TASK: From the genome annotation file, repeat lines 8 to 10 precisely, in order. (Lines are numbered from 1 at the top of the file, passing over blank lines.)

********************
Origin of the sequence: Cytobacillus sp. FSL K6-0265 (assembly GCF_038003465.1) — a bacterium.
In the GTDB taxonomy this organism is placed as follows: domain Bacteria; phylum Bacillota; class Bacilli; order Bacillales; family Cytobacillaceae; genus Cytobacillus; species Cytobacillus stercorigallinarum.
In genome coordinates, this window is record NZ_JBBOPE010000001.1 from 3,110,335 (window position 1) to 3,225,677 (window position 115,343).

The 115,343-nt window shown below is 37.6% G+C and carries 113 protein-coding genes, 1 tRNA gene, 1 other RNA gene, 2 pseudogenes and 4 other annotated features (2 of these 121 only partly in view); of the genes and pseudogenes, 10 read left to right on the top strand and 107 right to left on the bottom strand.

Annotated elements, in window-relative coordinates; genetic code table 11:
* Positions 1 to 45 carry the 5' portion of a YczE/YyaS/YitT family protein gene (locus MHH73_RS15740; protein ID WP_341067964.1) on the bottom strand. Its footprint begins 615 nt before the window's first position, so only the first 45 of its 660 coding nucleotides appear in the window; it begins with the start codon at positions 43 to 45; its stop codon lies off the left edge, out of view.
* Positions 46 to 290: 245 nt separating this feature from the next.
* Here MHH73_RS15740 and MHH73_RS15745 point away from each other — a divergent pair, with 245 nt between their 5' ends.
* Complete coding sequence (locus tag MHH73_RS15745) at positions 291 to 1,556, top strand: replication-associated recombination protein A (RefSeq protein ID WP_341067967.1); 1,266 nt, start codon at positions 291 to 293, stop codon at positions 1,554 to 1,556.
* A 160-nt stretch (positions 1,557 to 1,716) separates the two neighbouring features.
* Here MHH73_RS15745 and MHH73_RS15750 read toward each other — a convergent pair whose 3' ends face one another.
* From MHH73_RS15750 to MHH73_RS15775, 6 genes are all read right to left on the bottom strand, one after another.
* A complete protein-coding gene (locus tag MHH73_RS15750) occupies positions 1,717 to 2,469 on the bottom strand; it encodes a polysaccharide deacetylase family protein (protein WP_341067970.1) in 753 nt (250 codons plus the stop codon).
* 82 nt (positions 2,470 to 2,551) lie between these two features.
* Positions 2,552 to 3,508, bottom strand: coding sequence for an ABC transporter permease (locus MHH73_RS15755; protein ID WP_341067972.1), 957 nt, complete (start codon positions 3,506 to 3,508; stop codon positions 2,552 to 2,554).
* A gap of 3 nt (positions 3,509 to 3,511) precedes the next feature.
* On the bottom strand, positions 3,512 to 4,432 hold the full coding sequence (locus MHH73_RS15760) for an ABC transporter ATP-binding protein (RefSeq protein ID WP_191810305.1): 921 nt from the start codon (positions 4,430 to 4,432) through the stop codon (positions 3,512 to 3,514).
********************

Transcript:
* Here MHH73_RS15740 and MHH73_RS15745 point away from each other — a divergent pair, with 245 nt between their 5' ends.
* Complete coding sequence (locus tag MHH73_RS15745) at positions 291 to 1,556, top strand: replication-associated recombination protein A (RefSeq protein ID WP_341067967.1); 1,266 nt, start codon at positions 291 to 293, stop codon at positions 1,554 to 1,556.
* A 160-nt stretch (positions 1,557 to 1,716) separates the two neighbouring features.